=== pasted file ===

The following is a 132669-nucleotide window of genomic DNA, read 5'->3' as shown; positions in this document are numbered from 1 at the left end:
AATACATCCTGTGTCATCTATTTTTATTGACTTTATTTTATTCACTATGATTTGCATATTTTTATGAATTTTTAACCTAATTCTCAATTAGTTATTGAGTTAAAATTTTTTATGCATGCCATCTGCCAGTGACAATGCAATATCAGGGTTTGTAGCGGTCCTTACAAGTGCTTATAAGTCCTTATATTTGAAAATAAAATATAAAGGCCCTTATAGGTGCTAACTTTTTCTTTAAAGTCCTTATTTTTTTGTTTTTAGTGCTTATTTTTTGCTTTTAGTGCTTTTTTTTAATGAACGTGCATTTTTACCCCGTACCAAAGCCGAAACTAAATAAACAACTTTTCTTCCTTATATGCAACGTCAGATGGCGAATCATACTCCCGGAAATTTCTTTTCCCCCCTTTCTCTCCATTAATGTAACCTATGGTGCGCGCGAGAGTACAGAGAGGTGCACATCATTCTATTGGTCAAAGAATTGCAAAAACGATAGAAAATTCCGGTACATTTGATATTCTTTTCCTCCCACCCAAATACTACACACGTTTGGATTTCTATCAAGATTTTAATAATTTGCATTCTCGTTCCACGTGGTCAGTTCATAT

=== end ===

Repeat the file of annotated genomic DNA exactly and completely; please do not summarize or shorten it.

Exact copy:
The following is a 132669-nucleotide window of genomic DNA, read 5'->3' as shown; positions in this document are numbered from 1 at the left end:
AATACATCCTGTGTCATCTATTTTTATTGACTTTATTTTATTCACTATGATTTGCATATTTTTATGAATTTTTAACCTAATTCTCAATTAGTTATTGAGTTAAAATTTTTTATGCATGCCATCTGCCAGTGACAATGCAATATCAGGGTTTGTAGCGGTCCTTACAAGTGCTTATAAGTCCTTATATTTGAAAATAAAATATAAAGGCCCTTATAGGTGCTAACTTTTTCTTTAAAGTCCTTATTTTTTTGTTTTTAGTGCTTATTTTTTGCTTTTAGTGCTTTTTTTTAATGAACGTGCATTTTTACCCCGTACCAAAGCCGAAACTAAATAAACAACTTTTCTTCCTTATATGCAACGTCAGATGGCGAATCATACTCCCGGAAATTTCTTTTCCCCCCTTTCTCTCCATTAATGTAACCTATGGTGCGCGCGAGAGTACAGAGAGGTGCACATCATTCTATTGGTCAAAGAATTGCAAAAACGATAGAAAATTCCGGTACATTTGATATTCTTTTCCTCCCACCCAAATACTACACACGTTTGGATTTCTATCAAGATTTTAATAATTTGCATTCTCGTTCCACGTGGTCAGTTCATAT